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Hemp Legalization Heard Around the World


From 1776 to 1937, hemp was a major American crop and textiles made from hemp were very common. Yet, The American Textile Museum, The Smithsonian Institute, and most American history books contain no mention of hemp. The government’s War on Drugs has created an atmosphere of self censorship where speaking of hemp legalization in a positive manner is considered politically incorrect or taboo, even though United States Presidents George Washington and Thomas Jefferson grew hemp, used products made from hemp, and praised the hemp plant in some of their writings.

The prohibition of hemp began in 1939 when the federal Marijuana Tax Act strictly regulated the cultivation and sale of all cannabis varieties. Then the federal Controlled Substances Act of 1970 classified all forms of cannabis as a Schedule I drug, making it illegal to grow in the United States. As a result, the industrial uses for hemp evaporated and were largely forgotten.

Interesting enough, it is legal to import hemp products into the United States. According to the Hemp Industry Association, about $500 million worth of hemp product is imported every year and about 90 percent of the hemp used in the United States for industrial purposes is imported from China. However, more and more states are allowing hemp to be grown.

Thirty-one states have laws to provide for hemp production or pilot programs under the auspices of the federal 2014 Farm Bill. Colorado and Kentucky lead the nation in hemp production, growing more than 10,000 acres each.

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Hemp and Marijuana both come from the same plant, however hemp is non psychoactive. The term ‘Hemp’ commonly refers to the industrial/commercial use of the cannabis stalk and seed for textiles such as rope, foods, papers, body care products, detergents, plastics, building materials, and fuel.

Annually, 1 acre of hemp will produce as much paper as 2 to 4 acres of trees. From tissue paper to cardboard, all types of paper products can be produced from hemp and the quality of hemp paper is superior to tree-based paper. Hemp paper will last hundreds of years without degrading, can be recycled many more times than tree-based paper, and requires less toxic chemicals in the manufacturing process than does paper made from trees. Hemp can be used to produce strong, durable, and environmentally-friendly plastic substitutes. Thousands of products made from petroleum-based plastics can be produced from hemp-based composites.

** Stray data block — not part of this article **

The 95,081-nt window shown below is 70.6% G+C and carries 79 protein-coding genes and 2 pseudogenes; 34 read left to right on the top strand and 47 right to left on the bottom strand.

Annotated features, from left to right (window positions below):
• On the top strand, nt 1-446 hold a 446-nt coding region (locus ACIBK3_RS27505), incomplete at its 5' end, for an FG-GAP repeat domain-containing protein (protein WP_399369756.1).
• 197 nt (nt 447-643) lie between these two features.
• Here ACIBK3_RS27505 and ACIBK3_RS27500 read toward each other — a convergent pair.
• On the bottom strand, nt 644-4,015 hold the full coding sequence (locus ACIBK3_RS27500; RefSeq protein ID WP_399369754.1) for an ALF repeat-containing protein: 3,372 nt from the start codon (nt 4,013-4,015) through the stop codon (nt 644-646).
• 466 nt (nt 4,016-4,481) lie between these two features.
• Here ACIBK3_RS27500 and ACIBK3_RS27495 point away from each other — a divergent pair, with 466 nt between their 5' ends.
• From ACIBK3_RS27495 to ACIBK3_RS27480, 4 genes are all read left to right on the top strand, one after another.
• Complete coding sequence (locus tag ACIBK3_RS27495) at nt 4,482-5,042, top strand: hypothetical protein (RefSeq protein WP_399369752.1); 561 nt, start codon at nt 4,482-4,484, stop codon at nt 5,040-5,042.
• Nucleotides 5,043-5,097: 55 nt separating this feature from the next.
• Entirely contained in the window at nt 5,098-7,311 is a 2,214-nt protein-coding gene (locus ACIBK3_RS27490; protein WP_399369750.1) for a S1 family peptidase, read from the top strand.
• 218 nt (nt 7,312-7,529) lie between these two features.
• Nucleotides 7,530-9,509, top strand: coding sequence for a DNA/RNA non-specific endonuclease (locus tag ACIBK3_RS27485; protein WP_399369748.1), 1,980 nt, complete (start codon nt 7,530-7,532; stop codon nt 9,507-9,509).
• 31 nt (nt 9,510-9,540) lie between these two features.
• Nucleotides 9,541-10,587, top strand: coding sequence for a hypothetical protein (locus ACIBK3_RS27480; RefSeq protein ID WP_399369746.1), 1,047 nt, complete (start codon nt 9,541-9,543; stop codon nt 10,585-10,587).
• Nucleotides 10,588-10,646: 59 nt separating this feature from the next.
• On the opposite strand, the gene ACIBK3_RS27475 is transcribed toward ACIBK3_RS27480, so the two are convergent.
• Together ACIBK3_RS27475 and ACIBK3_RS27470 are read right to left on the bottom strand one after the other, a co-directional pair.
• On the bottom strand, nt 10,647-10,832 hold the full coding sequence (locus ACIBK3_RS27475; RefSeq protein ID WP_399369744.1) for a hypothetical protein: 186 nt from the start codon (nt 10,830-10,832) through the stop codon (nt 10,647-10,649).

Hemp seeds are not intoxicating. Hemp seed protein can be used to produce virtually any product made from soybean: tofu, veggie burgers, butter, cheese, salad oils, ice cream, milk, etc. Hemp seed can also be ground into a nutritious flour that can be used to produce baked goods such as pasta, cookies, and breads. Hemp seed oil can be used to produce non-toxic diesel fuel, paint, varnish, detergent, ink and lubricating oil. Because hemp seeds account for up to half the weight of a mature hemp plant, hemp seed is a viable source for these products.

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Just as corn can be converted into clean-burning ethanol fuel, so can hemp. Because hemp produces more biomass than any plant species (including corn) that can be grown in a wide range of climates and locations, hemp has great potential to become a major source of ethanol fuel.

Many States are Making Moves to Legalize Growing Hemp:

South Carolina is one of many to quietly legalizes hemp. South Carolina lawmakers approved the pilot program to determine whether it could be of value to the state’s farmers. In the first year they will grant 20 licenses for 20 acres, the program the next year would expand to 50 licenses for 50 acres each. After that, the Agriculture Department and the state’s research universities would determine whether the program would be expanded.

A Milton farmer will be among the first in Pennsylvania in 80 years to grow industrial hemp for the Pennsylvania Hemp Co., of Williamsport.

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And many states are on the verge of receiving their first hemp seeds to be planted including Kentucky, South Carolina, Oregon, and Virginia.

As we progress I believe more and more states will follow their lead with hemp legalization and we will finally be able to utilize this extremely versatile plant!

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